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Eco-Terrorism Suspected as Fire Levels Construction Site

A radical group's initials are found on a banner nearby after a $20-million blaze destroys an apartment project in San Diego.

August 02, 2003|Julie Cart and Monte Morin | Times Staff Writers

SAN DIEGO — A suspicious fire that tore through a construction site early Friday, destroying the wood skeleton of a five-story apartment complex, may have been set by an underground group that claims to combat urban sprawl, authorities said.

San Diego officials called in the FBI and the federal Bureau of Alcohol, Tobacco and Firearms to assist in the investigation after they discovered a banner nearby reading, "If you build it, we will burn it," with the initials "ELF."

The initials are presumed to stand for Earth Liberation Front, a radical environmental group that has taken responsibility for torching development projects, sport utility vehicles, ski lifts and genetic engineering labs across the nation.

"We're still investigating what this banner or boasting means," Capt. Jeff Carle of the San Diego Fire Department's Metro Arson Strike Team said at an afternoon news conference.

The Times sent an e-mail to ELF's Web site seeking comment Friday, and received the following response:

"The ELF press office has received no communique for the ... San Diego fire that took place Aug. 1, 2003, and thus cannot answer any questions as to why this location and city was chosen for the latest ELF action. The banner at the site reading 'You build it -- we burn it -- ELF' is a legitimate claim of responsibility by the Earth Liberation Front."

The fire in the city's upscale University Town Centre district near UC San Diego caused no injuries, but sent flames 100 feet into the air. More than 400 residents of apartments nearby were evacuated. The sprawling construction site covered nearly 34 acres and was to include 1,500 apartment units.

Officials estimate the blaze caused $20 million in damage and burned with such intensity that it blew out glass panes and melted window shades in apartments blocks away.

The construction site is in northern San Diego's so-called Golden Triangle, one of the region's faster-growing areas. Suspicions that the fire might have been set by an eco-terrorist group rattled city officials and nearby building owners, who said they were beefing up security as a result.

"This is an outrage," said Councilman Scott Peters. "When a group puts lives and property in jeopardy, they are not activists, they are criminals."

On its Web site, ELF describes itself as "an international underground organization that uses direct action in the form of economic sabotage to stop the destruction of the natural environment."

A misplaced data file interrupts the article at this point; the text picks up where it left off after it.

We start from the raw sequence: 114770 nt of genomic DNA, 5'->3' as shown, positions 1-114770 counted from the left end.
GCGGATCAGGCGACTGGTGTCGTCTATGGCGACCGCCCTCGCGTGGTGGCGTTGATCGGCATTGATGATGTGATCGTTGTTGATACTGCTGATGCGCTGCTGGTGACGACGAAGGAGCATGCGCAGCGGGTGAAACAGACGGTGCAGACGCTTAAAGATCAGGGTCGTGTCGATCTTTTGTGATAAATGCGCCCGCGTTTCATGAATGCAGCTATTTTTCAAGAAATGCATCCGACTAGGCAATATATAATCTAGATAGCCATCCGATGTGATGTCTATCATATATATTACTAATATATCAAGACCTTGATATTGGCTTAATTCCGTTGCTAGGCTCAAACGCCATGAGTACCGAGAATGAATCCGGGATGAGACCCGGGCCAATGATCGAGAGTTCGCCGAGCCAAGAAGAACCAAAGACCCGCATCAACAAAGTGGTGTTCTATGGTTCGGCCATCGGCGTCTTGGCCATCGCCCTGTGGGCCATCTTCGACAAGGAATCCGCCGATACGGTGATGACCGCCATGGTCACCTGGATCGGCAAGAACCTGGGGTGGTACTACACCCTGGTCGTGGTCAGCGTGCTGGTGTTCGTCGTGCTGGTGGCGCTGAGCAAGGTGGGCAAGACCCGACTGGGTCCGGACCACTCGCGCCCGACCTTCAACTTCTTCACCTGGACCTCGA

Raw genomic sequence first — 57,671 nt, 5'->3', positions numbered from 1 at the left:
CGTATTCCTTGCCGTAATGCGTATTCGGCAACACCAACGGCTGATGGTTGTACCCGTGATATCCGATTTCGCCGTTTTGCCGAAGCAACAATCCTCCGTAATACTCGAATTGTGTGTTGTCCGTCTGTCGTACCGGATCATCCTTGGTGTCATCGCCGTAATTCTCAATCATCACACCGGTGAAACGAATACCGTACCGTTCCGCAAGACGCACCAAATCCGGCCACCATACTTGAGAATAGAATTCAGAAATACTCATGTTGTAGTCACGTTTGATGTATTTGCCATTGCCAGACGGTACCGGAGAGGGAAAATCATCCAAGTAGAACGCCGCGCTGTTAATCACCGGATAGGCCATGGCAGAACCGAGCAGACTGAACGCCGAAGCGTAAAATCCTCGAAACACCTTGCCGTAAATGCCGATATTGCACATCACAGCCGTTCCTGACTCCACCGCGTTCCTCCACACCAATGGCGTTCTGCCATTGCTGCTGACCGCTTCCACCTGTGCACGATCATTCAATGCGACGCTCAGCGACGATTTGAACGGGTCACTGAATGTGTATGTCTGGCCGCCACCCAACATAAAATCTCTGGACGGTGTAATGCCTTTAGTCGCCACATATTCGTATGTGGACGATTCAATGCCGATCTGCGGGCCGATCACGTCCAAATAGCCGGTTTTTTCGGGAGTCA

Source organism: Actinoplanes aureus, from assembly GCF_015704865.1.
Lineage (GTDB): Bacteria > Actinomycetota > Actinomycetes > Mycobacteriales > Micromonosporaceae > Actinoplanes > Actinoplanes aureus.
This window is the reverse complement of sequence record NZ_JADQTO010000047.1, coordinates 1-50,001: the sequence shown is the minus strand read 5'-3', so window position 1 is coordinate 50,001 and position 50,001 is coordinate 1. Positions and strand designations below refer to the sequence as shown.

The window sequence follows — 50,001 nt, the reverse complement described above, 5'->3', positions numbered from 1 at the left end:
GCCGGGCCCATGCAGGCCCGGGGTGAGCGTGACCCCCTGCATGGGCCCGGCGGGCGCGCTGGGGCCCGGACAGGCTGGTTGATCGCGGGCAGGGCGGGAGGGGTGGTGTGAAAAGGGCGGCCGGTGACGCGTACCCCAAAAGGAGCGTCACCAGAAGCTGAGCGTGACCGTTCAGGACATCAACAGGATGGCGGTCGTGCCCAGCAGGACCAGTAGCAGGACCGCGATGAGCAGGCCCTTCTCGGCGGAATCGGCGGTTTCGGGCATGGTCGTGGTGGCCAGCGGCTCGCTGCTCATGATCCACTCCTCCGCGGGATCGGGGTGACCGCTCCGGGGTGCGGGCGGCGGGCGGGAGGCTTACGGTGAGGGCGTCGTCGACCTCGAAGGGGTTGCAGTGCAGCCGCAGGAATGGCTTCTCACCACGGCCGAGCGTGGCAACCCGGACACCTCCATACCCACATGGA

The site also includes downloadable manuals on setting fires and maintaining security among "cells" -- loosely organized groups that do not operate under a centralized authority. The group claims to have caused $50 million in damage in dozens of fires and other acts of sabotage since 1997.

The group has claimed responsibility for the firebombings of numerous SUVs at a Pennsylvania auto dealership in January, the 1998 torching of four ski lifts and outbuildings at a Vail ski resort in Colorado and the destruction of $2 million worth of luxury homes on Long Island three years ago.

The FBI's San Diego office dispatched its evidence response team, whose two dozen members will comb the scene for evidence over the next few days. Late Friday, the site was too hot for investigators to begin work.

FBI spokesman Jan Caldwell said he was familiar with ELF, but was not certain its members had been involved.

"This is a blank investigative canvas," Caldwell said. "Until agents get on the scene, we just won't know."

Caldwell said the banner had been taken into evidence.

The project is under development by Garden Communities, Southern California's second- largest apartment developer behind the Irvine Co., according to M/PF Research, a firm that analyzes apartment development.

Officials at Garden Communities could not be reached for comment Friday, but authorities said the firm had not received threats before the fire.

Arson investigators said that, if the fire had been set intentionally, it had been done when the construction site was most flammable.

"The amount of wood just fed the fire," said Virgil Hathaway, chief of the San Diego Fire Department's Battalion 5 and the fire's incident commander.

Fire crews were hampered by a lack of water -- there was only one fire hydrant in the construction area -- and the site's dirt roads that were impassable for the heavy fire trucks.

"It was extremely hot and difficult to get into," Hathaway said. "The radiant heat was tremendous."

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